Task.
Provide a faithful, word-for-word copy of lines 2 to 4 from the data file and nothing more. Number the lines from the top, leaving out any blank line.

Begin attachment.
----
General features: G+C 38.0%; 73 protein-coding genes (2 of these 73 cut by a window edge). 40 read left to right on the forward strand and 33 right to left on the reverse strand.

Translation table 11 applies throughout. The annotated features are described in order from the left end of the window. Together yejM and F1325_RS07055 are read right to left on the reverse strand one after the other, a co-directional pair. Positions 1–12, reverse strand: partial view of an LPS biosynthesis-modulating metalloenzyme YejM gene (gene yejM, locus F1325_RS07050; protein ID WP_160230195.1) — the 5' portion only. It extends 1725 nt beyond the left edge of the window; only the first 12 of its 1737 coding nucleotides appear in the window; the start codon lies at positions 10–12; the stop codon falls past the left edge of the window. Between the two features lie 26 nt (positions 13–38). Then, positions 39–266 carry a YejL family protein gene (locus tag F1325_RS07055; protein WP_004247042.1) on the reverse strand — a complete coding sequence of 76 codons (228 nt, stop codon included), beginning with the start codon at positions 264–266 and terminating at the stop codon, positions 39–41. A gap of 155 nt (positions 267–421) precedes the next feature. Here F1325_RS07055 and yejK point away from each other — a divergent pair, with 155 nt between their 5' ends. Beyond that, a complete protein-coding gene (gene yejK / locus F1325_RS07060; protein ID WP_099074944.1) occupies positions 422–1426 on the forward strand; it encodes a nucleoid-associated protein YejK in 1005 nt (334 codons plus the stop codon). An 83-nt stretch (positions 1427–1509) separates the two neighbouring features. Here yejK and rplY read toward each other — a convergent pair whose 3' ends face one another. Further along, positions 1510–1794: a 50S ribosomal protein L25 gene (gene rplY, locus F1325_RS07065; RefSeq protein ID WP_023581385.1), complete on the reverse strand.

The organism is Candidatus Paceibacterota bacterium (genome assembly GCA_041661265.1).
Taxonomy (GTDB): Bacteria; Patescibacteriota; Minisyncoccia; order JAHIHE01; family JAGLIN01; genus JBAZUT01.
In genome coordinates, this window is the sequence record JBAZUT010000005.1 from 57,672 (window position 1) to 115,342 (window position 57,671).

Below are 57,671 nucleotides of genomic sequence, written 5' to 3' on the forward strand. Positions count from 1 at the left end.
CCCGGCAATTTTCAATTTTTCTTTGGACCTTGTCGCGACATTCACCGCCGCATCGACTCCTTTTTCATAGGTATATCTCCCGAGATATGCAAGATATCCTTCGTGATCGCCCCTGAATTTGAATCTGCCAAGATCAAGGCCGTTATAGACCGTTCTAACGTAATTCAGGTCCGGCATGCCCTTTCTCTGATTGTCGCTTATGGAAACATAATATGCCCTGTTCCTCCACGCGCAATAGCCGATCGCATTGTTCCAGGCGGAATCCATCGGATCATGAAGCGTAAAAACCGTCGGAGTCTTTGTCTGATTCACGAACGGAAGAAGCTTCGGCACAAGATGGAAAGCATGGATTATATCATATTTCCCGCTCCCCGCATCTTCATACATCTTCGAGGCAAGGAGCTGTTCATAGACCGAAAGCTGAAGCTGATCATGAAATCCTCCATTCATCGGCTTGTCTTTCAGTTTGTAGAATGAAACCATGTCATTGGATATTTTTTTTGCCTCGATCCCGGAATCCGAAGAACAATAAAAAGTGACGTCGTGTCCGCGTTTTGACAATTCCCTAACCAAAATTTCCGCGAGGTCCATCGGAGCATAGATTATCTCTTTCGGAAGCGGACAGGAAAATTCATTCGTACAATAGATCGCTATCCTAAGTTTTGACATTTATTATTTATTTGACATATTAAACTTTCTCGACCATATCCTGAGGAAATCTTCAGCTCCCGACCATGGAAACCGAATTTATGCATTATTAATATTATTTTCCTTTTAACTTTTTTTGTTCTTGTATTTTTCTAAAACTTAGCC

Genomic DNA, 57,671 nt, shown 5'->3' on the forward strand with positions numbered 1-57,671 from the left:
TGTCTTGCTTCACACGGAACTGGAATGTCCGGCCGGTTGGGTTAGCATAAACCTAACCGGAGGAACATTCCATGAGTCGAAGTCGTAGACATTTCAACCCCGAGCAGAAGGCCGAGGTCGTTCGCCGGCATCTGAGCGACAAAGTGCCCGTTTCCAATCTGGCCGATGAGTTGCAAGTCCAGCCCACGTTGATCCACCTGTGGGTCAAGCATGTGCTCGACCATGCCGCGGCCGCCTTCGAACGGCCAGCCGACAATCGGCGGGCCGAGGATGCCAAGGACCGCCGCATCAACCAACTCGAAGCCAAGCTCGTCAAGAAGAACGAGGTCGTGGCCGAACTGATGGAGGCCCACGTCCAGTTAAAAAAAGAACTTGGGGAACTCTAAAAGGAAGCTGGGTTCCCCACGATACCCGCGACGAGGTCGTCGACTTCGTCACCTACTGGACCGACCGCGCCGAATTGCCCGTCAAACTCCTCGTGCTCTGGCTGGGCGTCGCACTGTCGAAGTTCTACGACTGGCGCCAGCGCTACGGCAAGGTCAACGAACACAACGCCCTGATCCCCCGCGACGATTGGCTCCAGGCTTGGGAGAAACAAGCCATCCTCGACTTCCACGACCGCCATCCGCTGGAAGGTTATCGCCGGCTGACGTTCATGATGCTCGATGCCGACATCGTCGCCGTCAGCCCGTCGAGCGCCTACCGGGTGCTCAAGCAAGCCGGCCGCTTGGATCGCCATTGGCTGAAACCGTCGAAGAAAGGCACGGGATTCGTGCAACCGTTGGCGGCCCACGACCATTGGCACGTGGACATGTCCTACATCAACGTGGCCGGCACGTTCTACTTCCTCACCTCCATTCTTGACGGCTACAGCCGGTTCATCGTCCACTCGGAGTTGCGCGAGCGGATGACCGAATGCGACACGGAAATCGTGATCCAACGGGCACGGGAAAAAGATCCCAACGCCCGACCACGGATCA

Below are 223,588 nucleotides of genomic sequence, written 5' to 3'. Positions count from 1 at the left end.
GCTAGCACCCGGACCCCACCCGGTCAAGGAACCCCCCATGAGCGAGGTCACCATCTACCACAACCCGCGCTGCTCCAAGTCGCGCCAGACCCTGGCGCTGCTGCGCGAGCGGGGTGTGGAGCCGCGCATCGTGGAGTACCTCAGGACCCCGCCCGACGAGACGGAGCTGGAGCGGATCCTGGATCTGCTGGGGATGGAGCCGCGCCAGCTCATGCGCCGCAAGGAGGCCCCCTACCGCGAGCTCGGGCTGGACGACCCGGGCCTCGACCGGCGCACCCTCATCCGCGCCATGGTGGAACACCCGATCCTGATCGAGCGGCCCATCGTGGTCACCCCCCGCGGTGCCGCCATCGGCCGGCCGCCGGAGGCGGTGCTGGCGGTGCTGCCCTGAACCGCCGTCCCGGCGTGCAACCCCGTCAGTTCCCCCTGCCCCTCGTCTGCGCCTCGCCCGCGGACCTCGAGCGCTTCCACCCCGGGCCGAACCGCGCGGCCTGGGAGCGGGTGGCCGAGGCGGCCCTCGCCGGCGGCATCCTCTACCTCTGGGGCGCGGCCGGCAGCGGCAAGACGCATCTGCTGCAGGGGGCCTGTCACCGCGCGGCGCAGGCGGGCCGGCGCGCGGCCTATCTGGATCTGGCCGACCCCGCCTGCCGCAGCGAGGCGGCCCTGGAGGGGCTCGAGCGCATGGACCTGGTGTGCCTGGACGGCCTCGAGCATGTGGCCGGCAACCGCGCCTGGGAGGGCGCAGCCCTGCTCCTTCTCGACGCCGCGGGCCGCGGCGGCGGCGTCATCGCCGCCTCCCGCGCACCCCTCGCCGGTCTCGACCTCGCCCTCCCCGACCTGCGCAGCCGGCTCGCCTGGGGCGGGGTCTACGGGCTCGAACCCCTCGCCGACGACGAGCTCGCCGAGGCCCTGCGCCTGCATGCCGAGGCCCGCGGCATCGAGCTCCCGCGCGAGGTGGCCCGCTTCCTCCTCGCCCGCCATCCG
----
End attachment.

Translation table 11 applies throughout. The annotated features are described in order from the left end of the window. Together yejM and F1325_RS07055 are read right to left on the reverse strand one after the other, a co-directional pair. Positions 1–12, reverse strand: partial view of an LPS biosynthesis-modulating metalloenzyme YejM gene (gene yejM, locus F1325_RS07050; protein ID WP_160230195.1) — the 5' portion only. It extends 1725 nt beyond the left edge of the window; only the first 12 of its 1737 coding nucleotides appear in the window; the start codon lies at positions 10–12; the stop codon falls past the left edge of the window. Between the two features lie 26 nt (positions 13–38). Then, positions 39–266 carry a YejL family protein gene (locus tag F1325_RS07055; protein WP_004247042.1) on the reverse strand — a complete coding sequence of 76 codons (228 nt, stop codon included), beginning with the start codon at positions 264–266 and terminating at the stop codon, positions 39–41. A gap of 155 nt (positions 267–421) precedes the next feature. Here F1325_RS07055 and yejK point away from each other — a divergent pair, with 155 nt between their 5' ends. Beyond that, a complete protein-coding gene (gene yejK / locus F1325_RS07060; protein ID WP_099074944.1) occupies positions 422–1426 on the forward strand; it encodes a nucleoid-associated protein YejK in 1005 nt (334 codons plus the stop codon). An 83-nt stretch (positions 1427–1509) separates the two neighbouring features. Here yejK and rplY read toward each other — a convergent pair whose 3' ends face one another. Further along, positions 1510–1794: a 50S ribosomal protein L25 gene (gene rplY, locus F1325_RS07065; RefSeq protein ID WP_023581385.1), complete on the reverse strand.

The organism is Candidatus Paceibacterota bacterium (genome assembly GCA_041661265.1).
Taxonomy (GTDB): Bacteria; Patescibacteriota; Minisyncoccia; order JAHIHE01; family JAGLIN01; genus JBAZUT01.